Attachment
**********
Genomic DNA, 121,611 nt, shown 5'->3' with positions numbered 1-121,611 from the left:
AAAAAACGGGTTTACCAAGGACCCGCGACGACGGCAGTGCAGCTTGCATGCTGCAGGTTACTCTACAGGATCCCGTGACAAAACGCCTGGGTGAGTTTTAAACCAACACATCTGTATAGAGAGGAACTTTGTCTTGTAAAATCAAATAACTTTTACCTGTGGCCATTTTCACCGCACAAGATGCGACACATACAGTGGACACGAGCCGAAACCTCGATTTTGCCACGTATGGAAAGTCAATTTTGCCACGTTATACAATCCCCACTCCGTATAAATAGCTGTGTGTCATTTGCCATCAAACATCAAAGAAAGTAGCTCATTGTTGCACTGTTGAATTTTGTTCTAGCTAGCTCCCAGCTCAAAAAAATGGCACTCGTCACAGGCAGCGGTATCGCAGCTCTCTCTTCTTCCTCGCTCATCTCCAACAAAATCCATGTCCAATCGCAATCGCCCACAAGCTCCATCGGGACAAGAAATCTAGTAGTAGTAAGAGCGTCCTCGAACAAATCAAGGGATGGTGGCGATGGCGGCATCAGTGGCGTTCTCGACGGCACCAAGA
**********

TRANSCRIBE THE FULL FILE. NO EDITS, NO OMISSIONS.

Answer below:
Genomic DNA, 121,611 nt, shown 5'->3' with positions numbered 1-121,611 from the left:
AAAAAACGGGTTTACCAAGGACCCGCGACGACGGCAGTGCAGCTTGCATGCTGCAGGTTACTCTACAGGATCCCGTGACAAAACGCCTGGGTGAGTTTTAAACCAACACATCTGTATAGAGAGGAACTTTGTCTTGTAAAATCAAATAACTTTTACCTGTGGCCATTTTCACCGCACAAGATGCGACACATACAGTGGACACGAGCCGAAACCTCGATTTTGCCACGTATGGAAAGTCAATTTTGCCACGTTATACAATCCCCACTCCGTATAAATAGCTGTGTGTCATTTGCCATCAAACATCAAAGAAAGTAGCTCATTGTTGCACTGTTGAATTTTGTTCTAGCTAGCTCCCAGCTCAAAAAAATGGCACTCGTCACAGGCAGCGGTATCGCAGCTCTCTCTTCTTCCTCGCTCATCTCCAACAAAATCCATGTCCAATCGCAATCGCCCACAAGCTCCATCGGGACAAGAAATCTAGTAGTAGTAAGAGCGTCCTCGAACAAATCAAGGGATGGTGGCGATGGCGGCATCAGTGGCGTTCTCGACGGCACCAAGA